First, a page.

As a Clinton White House aide, Supreme Court nominee Elena Kagan called herself one of the Clinton administration’s biggest fans of a law to protect religious freedom but warned then-Vice President Al Gore against endorsing it for fear of creating “a gay/lesbian firestorm.” “We’ll let you know as soon as it’s safe to go back in the water,” she wrote to Ron Klain, who was Gore’s chief of staff and now holds the same job for Vice President Joe Biden. The missive — one of tens of thousands of pages of Kagan’s e-mails released Friday — shows how as an aide to President Bill Clinton, Kagan’s job was often to place political considerations ahead of her policy views. The e-mails also portray Kagan as a driven and highly opinionated person who has a flair for political tactics and little tolerance for high-flying rhetoric. The e-mails were part of the William J. Clinton Presidential Library’s final release of documents related to Kagan’s service as a domestic policy aide and White House counsel. The Senate Judiciary Committee requested the documents in preparation for its hearings on Kagan’s nomination, scheduled to begin June 28.

  • A politically motivated justice is just what we don’t want on the Supreme Court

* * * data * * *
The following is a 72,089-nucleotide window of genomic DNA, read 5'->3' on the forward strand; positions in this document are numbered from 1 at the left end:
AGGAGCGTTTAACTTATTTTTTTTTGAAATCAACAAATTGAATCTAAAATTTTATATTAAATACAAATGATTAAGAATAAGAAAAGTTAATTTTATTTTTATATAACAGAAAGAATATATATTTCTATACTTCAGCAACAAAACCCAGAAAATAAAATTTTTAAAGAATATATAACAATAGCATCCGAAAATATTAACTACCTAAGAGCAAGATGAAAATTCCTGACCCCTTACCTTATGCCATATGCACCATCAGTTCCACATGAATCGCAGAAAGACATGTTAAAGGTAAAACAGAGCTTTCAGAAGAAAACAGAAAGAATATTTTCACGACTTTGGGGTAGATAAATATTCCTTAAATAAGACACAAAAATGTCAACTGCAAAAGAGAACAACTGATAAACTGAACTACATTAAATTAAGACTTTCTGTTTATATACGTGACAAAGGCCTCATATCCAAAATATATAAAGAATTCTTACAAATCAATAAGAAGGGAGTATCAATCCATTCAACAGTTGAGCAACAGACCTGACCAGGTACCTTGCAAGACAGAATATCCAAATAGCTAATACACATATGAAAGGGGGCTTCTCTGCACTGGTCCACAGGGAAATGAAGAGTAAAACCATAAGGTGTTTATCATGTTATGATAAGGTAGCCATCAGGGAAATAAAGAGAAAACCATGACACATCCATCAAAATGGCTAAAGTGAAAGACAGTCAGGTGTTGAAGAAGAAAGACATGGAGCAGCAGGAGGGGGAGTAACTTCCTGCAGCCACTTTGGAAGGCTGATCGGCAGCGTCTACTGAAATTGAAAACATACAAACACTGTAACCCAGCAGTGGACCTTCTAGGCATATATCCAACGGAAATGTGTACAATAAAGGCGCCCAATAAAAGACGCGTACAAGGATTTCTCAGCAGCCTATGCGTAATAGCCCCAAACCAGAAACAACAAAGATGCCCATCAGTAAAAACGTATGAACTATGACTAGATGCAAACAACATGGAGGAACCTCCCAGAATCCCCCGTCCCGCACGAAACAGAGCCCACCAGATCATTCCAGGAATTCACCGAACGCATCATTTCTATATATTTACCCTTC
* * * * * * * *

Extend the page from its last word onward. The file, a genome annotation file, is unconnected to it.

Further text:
H1N1 Flu Undergoing Genetic Changes in Swine

Although the pandemic H1N1 “swine” flu that emerged last spring has stayed genetically stable in humans, researchers in Asia say the virus has undergone genetic changes in pigs during the last year and a half. The fear is that these genetic changes, or reassortments, could produce a more virulent bug. In humans, the 2009 H1N1 virus has stayed genetically the same and still causes relatively mild disease, when it causes disease at all (the virus has all but disappeared in recent weeks, although experts suspect it will be back). The H1N1 virus circulating in humans apparently looped back to pigs, where it underwent this genetic change. Theoretically, the changed virus could now hop back to humans, potentially causing more dangerous disease.

Doctors Limit New Medicare Patients

The number of doctors refusing new Medicare patients because of low government payment rates is setting a new high, just six months before millions of Baby Boomers begin enrolling in the government health care program. The American Academy of Family Physicians says 13% of respondents didn’t participate in Medicare last year, up from 8% in 2008 and 6% in 2004. The American Medical Association says 17% of more than 9,000 doctors surveyed restrict the number of Medicare patients in their practice. Among primary care physicians, the rate is 31%. The federal health insurance program for seniors paid doctors on average 78% of what private insurers paid in 2008. Some U.S. areas already face a shortage of primary care physicians. Policy director John Rother says the trend away from Medicare threatens to make it worse.